Historians need not worry about a lack of work in the future. There is always a past in the future. And their duty is to study that past, sine ira et studio, as Tacitus put it nearly 2000 years ago. The study of history, as my colleague and eminent historian Van Deursen likes to say, is to do justice to the dead, our fellow men, and at the same time to always be aware of the Biblical warning: you will be judged by the same measure. Historiography is not about blaming the past for our contemporary problems, nor about finding arguments there to bolster our political or religious plicies and philosophies. Nevertheless, everybody agrees that the knowledge of history is useful. A society without history is like an individual with loss of memory, walking like a blind person on unknown territory, doomed to fall step after step. Everybody also accepts that historical knowledge changes; history is a never ending debate, as Pieter Geyl has taught. So we do understand and accept that a ‘new’ South Africa needs a ‘new’ history. Is there a place in that new history for the Netherlands, for Dutch historiography, for the historians of the Vrije Universiteit (VU)?
In the old South Africa, there was a place for the Dutch historians, a modest but constructive place. Cape history cannot be studied without the Dutch archives, nor without knowledge and understanding of Dutch history, society and culture; the same holds for important aspects of the history of the Boer Republics and the history of Afrikaner religion and culture (literature etc.). Three generations of Afrikaner academic historians either originated from the Netherlands or had studied there – to start with the first generation: Godee Molsbergen and the Flemish Blommaert, and later Dirk Bax; next, the generation of J.P. van der Merwe, F.J. du Toit and F.A. van Jaarsveld, and then the third generation: Hermann Giliomee, Ben Liebenberg, Piet van der Schyff and Fransjohan Pretorius, to name but a few. All this means, additionally, that in the old South Africa there was a modest place for a small number of Dutch historians, as a promotor, colleague, or critic. And sometimes as a supplier of commemorative articles, such as VU historians A.A. van Schelven and H. Smitskamp in 1952 – and myself too, recently, publishing an article on the relations between Abraham Kuyper and president Paul Kruger in Die Kerkblad.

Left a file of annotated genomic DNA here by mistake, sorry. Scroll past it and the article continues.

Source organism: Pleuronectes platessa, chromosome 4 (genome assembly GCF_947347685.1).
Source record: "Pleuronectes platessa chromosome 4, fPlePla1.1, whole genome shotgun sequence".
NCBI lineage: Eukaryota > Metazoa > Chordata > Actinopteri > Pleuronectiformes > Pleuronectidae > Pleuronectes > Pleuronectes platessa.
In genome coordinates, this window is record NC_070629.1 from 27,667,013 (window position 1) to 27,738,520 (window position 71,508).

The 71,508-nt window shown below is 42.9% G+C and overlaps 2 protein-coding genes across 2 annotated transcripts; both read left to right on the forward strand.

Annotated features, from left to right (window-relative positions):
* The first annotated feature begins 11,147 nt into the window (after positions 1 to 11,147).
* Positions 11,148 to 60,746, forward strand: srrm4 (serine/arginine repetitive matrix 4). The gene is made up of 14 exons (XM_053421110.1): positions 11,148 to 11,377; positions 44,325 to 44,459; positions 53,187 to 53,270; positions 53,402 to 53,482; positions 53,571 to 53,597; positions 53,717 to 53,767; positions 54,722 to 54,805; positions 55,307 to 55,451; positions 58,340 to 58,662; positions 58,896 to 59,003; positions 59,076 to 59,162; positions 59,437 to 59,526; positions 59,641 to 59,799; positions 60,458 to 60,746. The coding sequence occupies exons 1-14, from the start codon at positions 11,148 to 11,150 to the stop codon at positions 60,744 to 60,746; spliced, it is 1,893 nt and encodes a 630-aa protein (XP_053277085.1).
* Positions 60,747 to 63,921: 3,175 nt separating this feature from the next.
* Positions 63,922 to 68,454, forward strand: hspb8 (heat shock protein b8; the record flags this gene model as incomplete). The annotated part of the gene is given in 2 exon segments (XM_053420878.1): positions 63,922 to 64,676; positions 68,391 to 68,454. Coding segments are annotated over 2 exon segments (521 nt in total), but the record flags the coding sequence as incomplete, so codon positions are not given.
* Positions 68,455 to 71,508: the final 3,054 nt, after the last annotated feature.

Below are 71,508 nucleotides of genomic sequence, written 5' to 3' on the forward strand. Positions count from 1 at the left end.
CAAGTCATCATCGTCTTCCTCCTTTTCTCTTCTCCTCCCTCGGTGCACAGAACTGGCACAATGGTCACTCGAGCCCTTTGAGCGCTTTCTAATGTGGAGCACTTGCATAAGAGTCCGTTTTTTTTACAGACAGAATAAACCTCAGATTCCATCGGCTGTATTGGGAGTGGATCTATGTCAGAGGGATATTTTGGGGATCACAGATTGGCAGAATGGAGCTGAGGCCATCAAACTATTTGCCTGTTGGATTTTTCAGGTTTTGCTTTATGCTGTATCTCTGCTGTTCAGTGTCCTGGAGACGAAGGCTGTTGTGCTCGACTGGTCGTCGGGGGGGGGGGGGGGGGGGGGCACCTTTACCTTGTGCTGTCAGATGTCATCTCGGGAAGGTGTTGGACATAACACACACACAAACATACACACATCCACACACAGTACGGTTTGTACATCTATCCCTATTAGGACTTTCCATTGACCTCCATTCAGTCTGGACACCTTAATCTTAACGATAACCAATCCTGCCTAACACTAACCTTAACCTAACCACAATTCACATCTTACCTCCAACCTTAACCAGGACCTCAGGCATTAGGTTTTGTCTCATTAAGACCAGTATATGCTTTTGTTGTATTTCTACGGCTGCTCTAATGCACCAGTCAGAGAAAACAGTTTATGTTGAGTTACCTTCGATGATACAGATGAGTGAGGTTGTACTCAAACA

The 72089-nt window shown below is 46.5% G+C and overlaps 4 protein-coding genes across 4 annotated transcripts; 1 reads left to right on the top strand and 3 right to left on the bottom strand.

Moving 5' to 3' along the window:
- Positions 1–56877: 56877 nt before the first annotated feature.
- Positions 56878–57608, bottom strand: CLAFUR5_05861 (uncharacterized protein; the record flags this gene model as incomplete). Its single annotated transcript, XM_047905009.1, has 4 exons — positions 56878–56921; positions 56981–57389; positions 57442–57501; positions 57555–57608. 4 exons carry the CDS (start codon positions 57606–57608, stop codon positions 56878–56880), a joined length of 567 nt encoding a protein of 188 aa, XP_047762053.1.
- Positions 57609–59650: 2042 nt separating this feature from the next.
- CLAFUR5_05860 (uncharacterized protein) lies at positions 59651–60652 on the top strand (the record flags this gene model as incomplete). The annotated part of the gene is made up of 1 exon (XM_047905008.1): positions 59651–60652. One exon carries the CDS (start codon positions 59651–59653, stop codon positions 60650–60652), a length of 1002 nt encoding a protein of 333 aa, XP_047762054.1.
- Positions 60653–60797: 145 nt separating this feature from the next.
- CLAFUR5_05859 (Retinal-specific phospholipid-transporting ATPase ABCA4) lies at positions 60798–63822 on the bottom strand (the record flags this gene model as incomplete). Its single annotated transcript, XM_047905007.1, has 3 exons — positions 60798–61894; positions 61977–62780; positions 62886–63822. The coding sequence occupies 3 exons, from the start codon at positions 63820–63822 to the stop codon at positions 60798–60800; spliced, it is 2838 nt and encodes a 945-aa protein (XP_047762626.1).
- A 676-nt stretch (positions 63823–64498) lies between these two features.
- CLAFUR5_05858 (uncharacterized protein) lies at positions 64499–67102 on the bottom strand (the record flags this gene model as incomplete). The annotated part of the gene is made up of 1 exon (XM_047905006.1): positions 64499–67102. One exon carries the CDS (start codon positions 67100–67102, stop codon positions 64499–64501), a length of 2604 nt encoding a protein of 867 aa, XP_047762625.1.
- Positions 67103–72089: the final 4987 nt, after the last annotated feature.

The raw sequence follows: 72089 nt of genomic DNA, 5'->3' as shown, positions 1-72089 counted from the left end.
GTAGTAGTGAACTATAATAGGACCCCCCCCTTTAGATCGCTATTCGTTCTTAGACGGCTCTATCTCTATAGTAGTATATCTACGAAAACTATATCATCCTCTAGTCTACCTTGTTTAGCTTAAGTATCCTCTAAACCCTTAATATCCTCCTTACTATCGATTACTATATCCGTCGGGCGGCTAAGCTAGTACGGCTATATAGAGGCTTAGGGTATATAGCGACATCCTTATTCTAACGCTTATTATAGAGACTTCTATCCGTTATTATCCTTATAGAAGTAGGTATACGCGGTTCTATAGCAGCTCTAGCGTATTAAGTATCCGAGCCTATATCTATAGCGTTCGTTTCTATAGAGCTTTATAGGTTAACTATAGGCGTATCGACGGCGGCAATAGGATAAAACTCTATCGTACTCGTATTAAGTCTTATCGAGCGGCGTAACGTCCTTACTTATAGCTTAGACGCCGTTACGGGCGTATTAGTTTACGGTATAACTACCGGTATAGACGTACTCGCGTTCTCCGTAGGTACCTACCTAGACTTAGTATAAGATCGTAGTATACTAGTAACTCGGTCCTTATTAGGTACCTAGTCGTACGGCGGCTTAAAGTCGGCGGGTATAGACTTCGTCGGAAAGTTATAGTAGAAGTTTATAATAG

To be honest, the department of history at the VU, founded in 1917, never made an important contribution to the Dutch-South African cooperation. Van Schelven, professor at the VU between 1917 and 1945, was actively pro-Boer, representing the VU at the board of the Chair for Afrikaans language, literature, history and culture at the University of Amsterdam from 1933 onwards; he even paid a five weeks’ visit to South Africa in 1933. His successor H. Smitskamp was also interested in South Africa. He was a member of the NZAV – later on succeeded by the economic historian W.J. Wieringa. One of Smitskamp’s books was published in Afrikaans, and he even gave courses on South African history. M.C. Smit, who taught medieval history and above all philosophy of history and Wijsbegeerte der Wetsidee, made a lecturing tour though South Africa in the 1960s. All of them had contacts with some South African colleagues – I know a story about Smitskamp, walking through Amsterdam with the Stellenbosch historian P.J. (‘Piet Vark’) van der Merwe in 1952 – and there was a small number of South African historians in their classes, but most went to Leiden or to the University of Amsterdam.
My own initial contacts with South African history date back 40 years, when I was preparing myself for a stay as a student in Pretoria to do a research year for my MA thesis. An Utrecht-trained historian in colonial history, I was and still am fasinated by South African society and its developments. Since then, I have discovered and also tried to apply the following three contributions to South African historiography: